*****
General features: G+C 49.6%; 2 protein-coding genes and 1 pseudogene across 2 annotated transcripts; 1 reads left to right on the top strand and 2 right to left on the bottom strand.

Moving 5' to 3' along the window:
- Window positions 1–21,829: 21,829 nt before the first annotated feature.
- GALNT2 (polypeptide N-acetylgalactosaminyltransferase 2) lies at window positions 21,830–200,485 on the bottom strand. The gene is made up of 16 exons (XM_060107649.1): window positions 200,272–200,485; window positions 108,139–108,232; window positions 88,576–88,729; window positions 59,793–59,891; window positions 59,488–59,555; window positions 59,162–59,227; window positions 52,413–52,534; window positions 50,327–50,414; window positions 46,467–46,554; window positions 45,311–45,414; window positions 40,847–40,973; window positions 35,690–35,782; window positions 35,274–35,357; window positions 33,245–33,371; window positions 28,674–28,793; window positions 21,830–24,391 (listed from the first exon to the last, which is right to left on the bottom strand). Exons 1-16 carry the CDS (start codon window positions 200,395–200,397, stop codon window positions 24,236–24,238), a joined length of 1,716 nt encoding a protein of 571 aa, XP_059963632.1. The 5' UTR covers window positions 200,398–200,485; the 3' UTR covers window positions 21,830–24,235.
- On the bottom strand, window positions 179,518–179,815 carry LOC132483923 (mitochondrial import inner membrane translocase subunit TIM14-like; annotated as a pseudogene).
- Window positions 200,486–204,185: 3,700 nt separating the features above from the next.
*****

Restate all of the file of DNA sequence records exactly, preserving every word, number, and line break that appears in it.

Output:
General features: G+C 49.6%; 2 protein-coding genes and 1 pseudogene across 2 annotated transcripts; 1 reads left to right on the top strand and 2 right to left on the bottom strand.

Moving 5' to 3' along the window:
- Window positions 1–21,829: 21,829 nt before the first annotated feature.
- GALNT2 (polypeptide N-acetylgalactosaminyltransferase 2) lies at window positions 21,830–200,485 on the bottom strand. The gene is made up of 16 exons (XM_060107649.1): window positions 200,272–200,485; window positions 108,139–108,232; window positions 88,576–88,729; window positions 59,793–59,891; window positions 59,488–59,555; window positions 59,162–59,227; window positions 52,413–52,534; window positions 50,327–50,414; window positions 46,467–46,554; window positions 45,311–45,414; window positions 40,847–40,973; window positions 35,690–35,782; window positions 35,274–35,357; window positions 33,245–33,371; window positions 28,674–28,793; window positions 21,830–24,391 (listed from the first exon to the last, which is right to left on the bottom strand). Exons 1-16 carry the CDS (start codon window positions 200,395–200,397, stop codon window positions 24,236–24,238), a joined length of 1,716 nt encoding a protein of 571 aa, XP_059963632.1. The 5' UTR covers window positions 200,398–200,485; the 3' UTR covers window positions 21,830–24,235.
- On the bottom strand, window positions 179,518–179,815 carry LOC132483923 (mitochondrial import inner membrane translocase subunit TIM14-like; annotated as a pseudogene).
- Window positions 200,486–204,185: 3,700 nt separating the features above from the next.